Our school will participate in further training next week given by M'Lop Tapang and hosted by our school. Epic Arts will also attend. Our senior staff will receive training in how to train local hotels, restuarants and taxis (tuk-tuk drivers) in specific preventative measures and child protection training. We will also host APLE next weekend and members of the Swedish police to discuss progress being made. Next week we will also receive a training session given by Friends International in Kep and an assessment at our school. These assessments are regularly given and help our school to develop in expertise.

We will also be receiving support so that we can have an in-house Social worker. Apart from the care we give to residential children, blind children and our vulnerable outreach children and children who come and study for free during the day, we have opened our doors (the only NGO so far in Kampot) to receive emergency cases. We provide emergency temporary shelter and food for battered or homeless women who have very young children, as well as street children who have got lost from their families. Working together with the Department of Social Affairs and our partners in Childsafe Epic Arts, we coordinate to make case assessments and help provide reintegration and ttransport back to their homes or a safe place.

There is so much work here, that our director Mr Sothy and our senior staff are rather overwhelmed, hence the need for a Social worker who can help with assessments, coordination with Epic Arts Social worker and the multiple documents needed to be filled with local authorities.

We are also working on trying to rehabilitate and house a group of street children in Kampot. The situation is very complex as Cambodian adults are also involved in a lucrative begging business. The problem is greatly exacerbated because of the presence of hundreds of foreign tourists and residents, who hand out money and gifts to children, thereby encouraging the begging business. Some of the children are addicted to glue sniffing or drugs. Together with Epic Arts we will distribute educational leaflets (created by Friends International) to all hotels, bars and restuarants, which give important tips to tourists on how to behave appropriately towards children.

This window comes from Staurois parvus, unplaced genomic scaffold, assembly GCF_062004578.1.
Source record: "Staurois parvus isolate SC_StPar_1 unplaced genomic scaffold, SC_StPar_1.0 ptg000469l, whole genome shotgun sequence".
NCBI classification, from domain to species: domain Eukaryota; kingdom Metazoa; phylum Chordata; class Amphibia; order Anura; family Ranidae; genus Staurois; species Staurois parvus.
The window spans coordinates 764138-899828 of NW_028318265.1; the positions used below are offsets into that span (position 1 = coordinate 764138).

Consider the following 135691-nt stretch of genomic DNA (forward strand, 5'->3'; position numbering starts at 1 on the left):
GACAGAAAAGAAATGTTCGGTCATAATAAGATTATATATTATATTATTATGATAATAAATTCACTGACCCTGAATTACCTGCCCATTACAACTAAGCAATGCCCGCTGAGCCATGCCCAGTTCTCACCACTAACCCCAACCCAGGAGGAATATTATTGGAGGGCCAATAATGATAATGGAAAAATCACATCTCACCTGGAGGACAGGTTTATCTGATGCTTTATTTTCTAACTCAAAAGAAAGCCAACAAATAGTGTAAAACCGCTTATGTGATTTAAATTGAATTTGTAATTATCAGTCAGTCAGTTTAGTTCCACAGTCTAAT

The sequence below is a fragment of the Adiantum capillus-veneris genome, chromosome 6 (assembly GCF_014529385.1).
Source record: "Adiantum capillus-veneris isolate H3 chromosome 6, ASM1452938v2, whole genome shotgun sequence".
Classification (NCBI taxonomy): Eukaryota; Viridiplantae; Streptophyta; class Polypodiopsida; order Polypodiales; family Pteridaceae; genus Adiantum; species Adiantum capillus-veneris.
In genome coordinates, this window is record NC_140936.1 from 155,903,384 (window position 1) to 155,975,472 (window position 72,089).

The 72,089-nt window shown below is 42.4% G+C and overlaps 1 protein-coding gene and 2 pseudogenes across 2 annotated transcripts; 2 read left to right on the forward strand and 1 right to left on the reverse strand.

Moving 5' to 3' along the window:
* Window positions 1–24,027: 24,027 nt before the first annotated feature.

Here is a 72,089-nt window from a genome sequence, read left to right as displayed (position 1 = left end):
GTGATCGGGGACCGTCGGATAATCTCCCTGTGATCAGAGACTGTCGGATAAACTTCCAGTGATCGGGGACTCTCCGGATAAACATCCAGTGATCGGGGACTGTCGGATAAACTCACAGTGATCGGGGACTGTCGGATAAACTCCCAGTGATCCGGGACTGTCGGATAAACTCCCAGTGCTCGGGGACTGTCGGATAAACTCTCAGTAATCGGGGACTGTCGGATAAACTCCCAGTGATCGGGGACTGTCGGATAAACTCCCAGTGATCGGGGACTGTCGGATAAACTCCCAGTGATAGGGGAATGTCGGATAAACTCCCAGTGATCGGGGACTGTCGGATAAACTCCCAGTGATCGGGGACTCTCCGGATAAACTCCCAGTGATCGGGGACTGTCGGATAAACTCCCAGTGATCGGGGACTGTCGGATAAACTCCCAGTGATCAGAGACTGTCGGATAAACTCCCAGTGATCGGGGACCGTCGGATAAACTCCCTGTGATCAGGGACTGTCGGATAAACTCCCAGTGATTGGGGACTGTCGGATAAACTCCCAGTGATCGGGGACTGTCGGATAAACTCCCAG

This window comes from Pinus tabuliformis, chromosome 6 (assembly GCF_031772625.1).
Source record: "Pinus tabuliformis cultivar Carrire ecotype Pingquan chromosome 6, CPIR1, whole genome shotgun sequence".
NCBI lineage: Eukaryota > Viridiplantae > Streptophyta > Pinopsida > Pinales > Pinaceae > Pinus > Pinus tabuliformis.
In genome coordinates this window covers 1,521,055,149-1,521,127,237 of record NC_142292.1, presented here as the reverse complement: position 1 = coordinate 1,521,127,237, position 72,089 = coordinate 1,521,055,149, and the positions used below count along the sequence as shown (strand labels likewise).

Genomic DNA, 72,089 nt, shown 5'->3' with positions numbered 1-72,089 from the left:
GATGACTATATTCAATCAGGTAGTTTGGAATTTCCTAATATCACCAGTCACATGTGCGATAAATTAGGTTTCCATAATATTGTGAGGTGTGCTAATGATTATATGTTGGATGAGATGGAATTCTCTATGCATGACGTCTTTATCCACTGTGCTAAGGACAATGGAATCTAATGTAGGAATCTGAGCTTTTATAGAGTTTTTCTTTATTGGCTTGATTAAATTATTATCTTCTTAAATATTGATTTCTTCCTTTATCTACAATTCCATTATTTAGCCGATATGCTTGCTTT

We ourselves had a heart-breaking and unique case of taking care of a boy who had lived on the streets but who had issues with dependency and begging. For his safety and well-being we coordinated with another NGO in the countryside to provide foster-case to this child in a safe place with a loving Cambodian family far away from the town. For sixteen months he did well, but then began to revert back to stealing and begging. He ran away and is now once again in Kampot town and part of the group of begging children. We all want to help him together with the other lost children.

Arts Program

We will be having a new Pin Peat music teacher from the Royal University of Fine Arts in Phnom Penh, as Mr Sambo who is our accountant and also a Pin Peat teacher cannot for obvious reasons do both.

Mr Sambo was able to raise funds amongst Cambodian business people in Kampot to create a clean, safe play space at the back of our dining area. We are very pleased at the positive participation of Cambodian people, who often donate rice and food to help us.

 

Master Samouen our Mohori teacher has been busy making shadow puppets with our students. Following the ancient art of drying leather and using tree-bark dyes to colour it during the dry season, we then use the wet season to cut out and create our beautiful puppets for new plays and also to sell too. Our children love making puppets and often make small ones for fun and personal use too.

We recently had the Pchum Bun Festival where Cambodian people pay homage to their departed loved ones and their ancestors. Those children with well-adjusted extended-families were able to spend time in their villages with them, whilst some of our children who would be in danger if they returned home, stayed at our school with special staff members.

This year is our 25th Anniversary. To celebrate we have been posting archive photos and stories on our Facebook page. We will give a special concert in December and hold Buddhist ceremonies to bless our school.

Thank you all for being part of our journey and for your beautiful support!

 

(Photographs kind courtesy Steve Porte: Taken with the permission of our students and staff)

More dance lessons!
More dance lessons!
Master Bem with his Yike drum
Master Bem with his Yike drum

Links: